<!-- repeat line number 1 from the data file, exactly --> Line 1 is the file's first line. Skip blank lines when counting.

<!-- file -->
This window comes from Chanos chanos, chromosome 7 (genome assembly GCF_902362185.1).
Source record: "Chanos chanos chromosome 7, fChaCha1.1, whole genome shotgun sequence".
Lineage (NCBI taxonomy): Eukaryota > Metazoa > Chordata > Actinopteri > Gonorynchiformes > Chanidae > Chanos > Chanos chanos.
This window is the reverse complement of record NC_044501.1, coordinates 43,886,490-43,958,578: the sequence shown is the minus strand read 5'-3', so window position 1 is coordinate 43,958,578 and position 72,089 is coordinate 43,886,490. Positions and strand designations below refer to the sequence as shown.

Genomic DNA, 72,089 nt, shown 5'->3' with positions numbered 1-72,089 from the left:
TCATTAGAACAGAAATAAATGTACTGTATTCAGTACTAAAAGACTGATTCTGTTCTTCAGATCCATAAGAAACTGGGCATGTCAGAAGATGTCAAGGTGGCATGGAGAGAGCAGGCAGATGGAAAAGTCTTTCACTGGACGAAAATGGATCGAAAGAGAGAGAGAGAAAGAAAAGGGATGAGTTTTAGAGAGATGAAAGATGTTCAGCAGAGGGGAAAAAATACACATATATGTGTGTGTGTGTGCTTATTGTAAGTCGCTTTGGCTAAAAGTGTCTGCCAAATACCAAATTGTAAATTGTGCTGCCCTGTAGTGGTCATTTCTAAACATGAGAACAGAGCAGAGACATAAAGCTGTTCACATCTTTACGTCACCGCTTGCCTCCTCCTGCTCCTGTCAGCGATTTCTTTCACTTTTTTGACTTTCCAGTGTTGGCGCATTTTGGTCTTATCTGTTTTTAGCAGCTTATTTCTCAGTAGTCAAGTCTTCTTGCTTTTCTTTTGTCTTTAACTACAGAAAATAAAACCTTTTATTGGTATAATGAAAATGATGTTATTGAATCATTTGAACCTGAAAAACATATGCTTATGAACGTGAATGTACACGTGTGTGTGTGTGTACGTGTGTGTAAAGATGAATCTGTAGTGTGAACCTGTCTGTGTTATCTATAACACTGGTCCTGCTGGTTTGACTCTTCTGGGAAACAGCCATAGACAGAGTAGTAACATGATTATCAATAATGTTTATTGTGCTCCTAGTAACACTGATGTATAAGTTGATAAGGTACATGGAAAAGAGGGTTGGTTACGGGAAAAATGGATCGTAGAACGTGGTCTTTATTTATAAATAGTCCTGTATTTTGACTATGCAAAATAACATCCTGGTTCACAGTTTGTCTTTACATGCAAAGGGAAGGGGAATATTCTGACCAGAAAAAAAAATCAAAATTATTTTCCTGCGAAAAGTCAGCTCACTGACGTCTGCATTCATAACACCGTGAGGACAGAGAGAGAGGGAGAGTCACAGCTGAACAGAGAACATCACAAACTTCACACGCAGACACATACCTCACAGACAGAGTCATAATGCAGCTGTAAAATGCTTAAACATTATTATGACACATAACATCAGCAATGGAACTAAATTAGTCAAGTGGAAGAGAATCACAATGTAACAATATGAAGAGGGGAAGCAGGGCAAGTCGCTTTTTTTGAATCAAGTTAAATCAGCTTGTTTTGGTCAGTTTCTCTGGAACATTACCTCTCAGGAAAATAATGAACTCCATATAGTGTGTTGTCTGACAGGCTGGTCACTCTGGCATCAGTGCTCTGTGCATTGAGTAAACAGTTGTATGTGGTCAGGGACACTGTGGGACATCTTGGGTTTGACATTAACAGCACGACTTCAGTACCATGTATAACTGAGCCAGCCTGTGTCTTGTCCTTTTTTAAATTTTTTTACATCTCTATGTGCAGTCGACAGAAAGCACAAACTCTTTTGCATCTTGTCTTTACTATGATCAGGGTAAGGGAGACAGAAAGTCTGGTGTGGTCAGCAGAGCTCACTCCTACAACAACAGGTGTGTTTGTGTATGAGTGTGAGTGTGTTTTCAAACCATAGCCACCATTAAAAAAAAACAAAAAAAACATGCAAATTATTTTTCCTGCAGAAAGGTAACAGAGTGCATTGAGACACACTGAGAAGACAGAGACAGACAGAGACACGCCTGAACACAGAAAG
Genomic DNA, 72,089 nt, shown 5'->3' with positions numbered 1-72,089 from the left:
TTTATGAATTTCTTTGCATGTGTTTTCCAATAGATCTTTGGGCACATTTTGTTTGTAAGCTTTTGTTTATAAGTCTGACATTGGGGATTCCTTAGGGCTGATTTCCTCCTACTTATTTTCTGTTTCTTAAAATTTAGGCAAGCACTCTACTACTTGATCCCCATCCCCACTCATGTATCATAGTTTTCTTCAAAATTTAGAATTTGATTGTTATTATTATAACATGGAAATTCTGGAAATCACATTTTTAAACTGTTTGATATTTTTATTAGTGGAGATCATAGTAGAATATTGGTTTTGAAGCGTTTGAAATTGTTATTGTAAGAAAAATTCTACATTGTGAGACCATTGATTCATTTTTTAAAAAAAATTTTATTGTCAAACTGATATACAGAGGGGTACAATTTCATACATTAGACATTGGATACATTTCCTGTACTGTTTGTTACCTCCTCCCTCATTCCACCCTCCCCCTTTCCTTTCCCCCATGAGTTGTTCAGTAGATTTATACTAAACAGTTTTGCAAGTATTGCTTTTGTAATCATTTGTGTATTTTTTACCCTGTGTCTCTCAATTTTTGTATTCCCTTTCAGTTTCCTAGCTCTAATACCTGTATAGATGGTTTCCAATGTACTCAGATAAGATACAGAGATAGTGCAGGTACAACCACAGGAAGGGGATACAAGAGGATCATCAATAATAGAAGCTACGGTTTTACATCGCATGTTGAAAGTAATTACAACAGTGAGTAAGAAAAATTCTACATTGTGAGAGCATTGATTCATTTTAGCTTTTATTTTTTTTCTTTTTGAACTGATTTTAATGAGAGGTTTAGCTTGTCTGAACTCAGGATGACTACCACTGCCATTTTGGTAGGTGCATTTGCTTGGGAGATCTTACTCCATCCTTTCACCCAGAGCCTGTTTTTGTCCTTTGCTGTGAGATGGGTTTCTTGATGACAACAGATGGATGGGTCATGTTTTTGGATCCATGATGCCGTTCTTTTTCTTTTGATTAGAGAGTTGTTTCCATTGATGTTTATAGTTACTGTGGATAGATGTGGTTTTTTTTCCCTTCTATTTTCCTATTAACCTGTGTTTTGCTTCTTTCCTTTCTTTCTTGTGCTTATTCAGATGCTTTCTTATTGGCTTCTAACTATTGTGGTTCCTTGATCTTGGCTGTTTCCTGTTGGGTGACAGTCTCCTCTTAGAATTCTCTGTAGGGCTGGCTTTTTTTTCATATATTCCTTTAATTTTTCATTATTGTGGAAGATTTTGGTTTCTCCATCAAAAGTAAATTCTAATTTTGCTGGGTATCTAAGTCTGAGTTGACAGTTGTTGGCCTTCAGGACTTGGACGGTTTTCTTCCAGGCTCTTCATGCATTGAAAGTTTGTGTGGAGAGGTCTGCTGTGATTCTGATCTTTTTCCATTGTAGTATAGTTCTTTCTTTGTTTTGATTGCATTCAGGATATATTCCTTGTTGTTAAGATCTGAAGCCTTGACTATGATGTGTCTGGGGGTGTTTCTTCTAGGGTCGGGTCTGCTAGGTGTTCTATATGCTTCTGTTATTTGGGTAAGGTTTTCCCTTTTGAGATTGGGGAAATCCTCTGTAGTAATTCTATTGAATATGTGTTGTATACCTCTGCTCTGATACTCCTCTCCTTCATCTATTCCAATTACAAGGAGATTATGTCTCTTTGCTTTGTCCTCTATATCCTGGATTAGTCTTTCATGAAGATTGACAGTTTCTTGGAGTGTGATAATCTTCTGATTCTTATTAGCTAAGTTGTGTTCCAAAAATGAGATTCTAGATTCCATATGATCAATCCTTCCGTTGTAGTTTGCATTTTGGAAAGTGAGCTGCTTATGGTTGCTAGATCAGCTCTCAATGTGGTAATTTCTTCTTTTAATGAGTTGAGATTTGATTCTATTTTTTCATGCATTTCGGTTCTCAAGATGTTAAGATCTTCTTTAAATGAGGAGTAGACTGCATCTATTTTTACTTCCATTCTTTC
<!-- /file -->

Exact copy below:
This window comes from Chanos chanos, chromosome 7 (genome assembly GCF_902362185.1).